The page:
Pump overloading occurs in centrifugal pumps when the driving motor draws excess current resulting in excess then normal power consumption. This overloading of the pumps can be caused by various reasons as discussed in one of the following sections.

Centrifugal pumps that are driven by AC induction motors should be started with minimum load on them so as to limit the starting current. Care has to be taken and certain procedures have to be followed while starting specific types of pumps to avoid high current being drawn by the motor at pump start-up. Therefore, it is recommended that radial impeller pumps be started with discharge valves closed whereas propeller pumps are started with discharge valves fully open. Centrifugal pumps with radial impellers, consume more power with an increase in flow rate. Thus, when the system resistance to the pump drops, more and more liquid is pumped resulting in increased power consumption. In such cases there is a tendency for the motor to trip on account of motor overload as shown in the following curve figure-1.

## Pump hydraulic power requirement equation

Requirement of hydraulic power for operating a pump can be calculated using the following equation.

P (KW) =(Q*H*Sp.Gr)/(3.6*10^6)

Where: - “Q” is flow rate in m3.

H” is head in meter fluid.

“ρ” Fluid density (Kg/m3).

"Sp.Gr.” Specific Gravity of the liquid (m/sec2).

## Centrifugal Pump operation to the right of (Best Efficiency Point) BEP

Centrifugal pump operation to the right of the BEP has different set of problems as cavitation may occur, shaft may undergo deflection, mechanical seals and bearing can be stressed. This can cause a drop in pump efficiency and an increase in power consumption by pumps, which may cause the motor to trip.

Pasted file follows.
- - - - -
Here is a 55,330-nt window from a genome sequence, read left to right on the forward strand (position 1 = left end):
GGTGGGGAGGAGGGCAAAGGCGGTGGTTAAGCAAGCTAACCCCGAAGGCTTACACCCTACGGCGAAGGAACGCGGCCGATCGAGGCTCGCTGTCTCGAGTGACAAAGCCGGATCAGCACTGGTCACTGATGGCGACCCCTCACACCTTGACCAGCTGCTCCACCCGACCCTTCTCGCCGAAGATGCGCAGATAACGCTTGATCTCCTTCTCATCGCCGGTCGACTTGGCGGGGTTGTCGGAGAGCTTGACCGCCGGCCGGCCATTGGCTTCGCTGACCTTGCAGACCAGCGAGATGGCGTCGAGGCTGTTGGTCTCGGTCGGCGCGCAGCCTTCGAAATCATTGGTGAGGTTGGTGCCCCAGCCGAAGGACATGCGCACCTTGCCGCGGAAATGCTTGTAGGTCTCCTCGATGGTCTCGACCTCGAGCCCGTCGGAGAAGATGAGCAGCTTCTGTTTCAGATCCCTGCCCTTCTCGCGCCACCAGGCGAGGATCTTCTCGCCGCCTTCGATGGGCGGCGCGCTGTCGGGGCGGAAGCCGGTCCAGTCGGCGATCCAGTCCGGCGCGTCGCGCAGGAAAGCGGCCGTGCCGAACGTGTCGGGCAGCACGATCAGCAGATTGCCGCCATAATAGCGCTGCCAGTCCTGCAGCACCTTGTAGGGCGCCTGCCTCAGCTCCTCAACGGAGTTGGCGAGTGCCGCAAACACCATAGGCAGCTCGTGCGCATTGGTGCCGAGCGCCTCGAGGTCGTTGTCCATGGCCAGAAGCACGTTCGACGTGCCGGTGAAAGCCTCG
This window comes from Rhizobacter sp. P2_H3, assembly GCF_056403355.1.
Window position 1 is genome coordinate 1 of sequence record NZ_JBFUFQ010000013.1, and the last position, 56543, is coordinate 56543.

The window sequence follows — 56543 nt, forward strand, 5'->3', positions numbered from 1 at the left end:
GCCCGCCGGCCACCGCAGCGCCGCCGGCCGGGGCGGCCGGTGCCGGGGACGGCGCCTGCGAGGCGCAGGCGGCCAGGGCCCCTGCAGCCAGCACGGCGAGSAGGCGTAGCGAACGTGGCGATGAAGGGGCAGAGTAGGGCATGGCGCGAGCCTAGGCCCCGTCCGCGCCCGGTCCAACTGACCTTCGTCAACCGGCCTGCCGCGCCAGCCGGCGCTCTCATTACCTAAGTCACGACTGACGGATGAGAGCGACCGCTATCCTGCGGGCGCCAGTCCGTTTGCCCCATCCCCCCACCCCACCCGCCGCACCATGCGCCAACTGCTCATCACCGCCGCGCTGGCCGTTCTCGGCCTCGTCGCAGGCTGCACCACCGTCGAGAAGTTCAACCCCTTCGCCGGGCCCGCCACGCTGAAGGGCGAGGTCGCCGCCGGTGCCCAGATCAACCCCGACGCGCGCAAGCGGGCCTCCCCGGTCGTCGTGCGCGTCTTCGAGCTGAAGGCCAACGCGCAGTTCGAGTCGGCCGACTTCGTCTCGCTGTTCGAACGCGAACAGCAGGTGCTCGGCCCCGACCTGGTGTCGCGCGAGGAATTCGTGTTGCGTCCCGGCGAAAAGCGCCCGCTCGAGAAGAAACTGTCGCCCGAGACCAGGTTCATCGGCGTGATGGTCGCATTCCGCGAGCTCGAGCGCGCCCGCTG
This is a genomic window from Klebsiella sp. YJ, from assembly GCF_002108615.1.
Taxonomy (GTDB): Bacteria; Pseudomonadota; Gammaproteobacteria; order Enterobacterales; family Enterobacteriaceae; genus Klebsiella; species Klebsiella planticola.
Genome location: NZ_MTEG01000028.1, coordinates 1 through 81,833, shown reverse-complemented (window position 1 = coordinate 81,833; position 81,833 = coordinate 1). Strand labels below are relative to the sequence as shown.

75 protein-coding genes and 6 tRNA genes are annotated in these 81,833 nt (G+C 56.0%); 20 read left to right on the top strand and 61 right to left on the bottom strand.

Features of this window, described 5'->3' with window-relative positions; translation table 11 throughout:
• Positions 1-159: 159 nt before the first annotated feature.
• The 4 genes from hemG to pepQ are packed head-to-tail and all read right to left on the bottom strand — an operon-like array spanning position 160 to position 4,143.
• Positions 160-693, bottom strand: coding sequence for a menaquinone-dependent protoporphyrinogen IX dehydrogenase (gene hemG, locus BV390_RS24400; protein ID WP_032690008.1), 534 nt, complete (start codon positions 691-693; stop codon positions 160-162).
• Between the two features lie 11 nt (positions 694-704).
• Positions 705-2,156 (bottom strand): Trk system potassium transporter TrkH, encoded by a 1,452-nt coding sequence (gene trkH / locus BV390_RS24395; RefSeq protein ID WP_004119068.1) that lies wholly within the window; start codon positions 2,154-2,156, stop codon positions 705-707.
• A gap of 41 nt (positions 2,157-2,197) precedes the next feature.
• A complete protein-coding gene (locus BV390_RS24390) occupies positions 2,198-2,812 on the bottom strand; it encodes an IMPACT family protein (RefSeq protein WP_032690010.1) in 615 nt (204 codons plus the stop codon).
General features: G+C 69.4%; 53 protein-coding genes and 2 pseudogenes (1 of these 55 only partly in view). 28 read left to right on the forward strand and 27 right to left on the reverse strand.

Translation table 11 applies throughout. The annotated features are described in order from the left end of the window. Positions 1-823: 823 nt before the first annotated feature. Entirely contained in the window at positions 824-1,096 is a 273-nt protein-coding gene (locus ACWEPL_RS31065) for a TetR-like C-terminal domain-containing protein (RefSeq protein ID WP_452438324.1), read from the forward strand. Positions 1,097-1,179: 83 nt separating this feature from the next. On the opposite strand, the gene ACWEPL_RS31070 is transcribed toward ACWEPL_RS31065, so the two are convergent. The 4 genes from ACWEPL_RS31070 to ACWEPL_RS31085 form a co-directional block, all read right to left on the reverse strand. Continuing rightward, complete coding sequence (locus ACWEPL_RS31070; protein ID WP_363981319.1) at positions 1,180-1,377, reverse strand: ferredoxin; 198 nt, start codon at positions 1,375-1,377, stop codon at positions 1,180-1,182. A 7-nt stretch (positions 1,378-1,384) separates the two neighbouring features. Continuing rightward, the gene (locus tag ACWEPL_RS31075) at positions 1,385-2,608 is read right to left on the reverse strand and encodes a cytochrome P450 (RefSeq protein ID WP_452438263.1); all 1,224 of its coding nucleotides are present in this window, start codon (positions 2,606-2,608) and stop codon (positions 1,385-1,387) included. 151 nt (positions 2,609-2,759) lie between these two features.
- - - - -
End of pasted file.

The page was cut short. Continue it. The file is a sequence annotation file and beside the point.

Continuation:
The characteristic curves of the lower specific speed pumps indicate that such pumps have overloading features. Centrifugal pumps having low to medium specific speeds have P–Q curves which rise upward (curves 1 and 2 in figure-1). For higher specific speeds, the P–Q curves maybe approximately flat and horizontal. In case of propeller (axial flow) pumps, which have very high specific speeds, the power for the pump falls as the flow rate increases (curves 4 and 5 in figure-1).

This implies that for low specific speed pumps, the power requirement of the pumps keeps on increasing which ultimately leads to tripping and overloading of the motor.

Pump suction specific speed (Nss ) is commonly used as a basis for estimating the safe operating range of capacity for a pump. The higher the Nss is, the narrower is its safe operating range from its best efficiency point (BEP). Most users prefer that their pumps have Nss in the range of 8000–11 000 for optimum and trouble-free operation.

Pump overloading may be caused by the motor drawing a high current due to the following reasons

1. Speed too high
2. Process liquid of higher viscosity.
3. Oversized impeller installed
4. Total head of system either higher or lower than anticipated
5. Misalignment between pump and driver
6. Rotating parts in contact with stationary parts
7. Worn or damaged bearings
8. Mechanical seal exerts excessive pressure on seat
9. Bent shaft
10. Pump operating too far out on head-capacity curve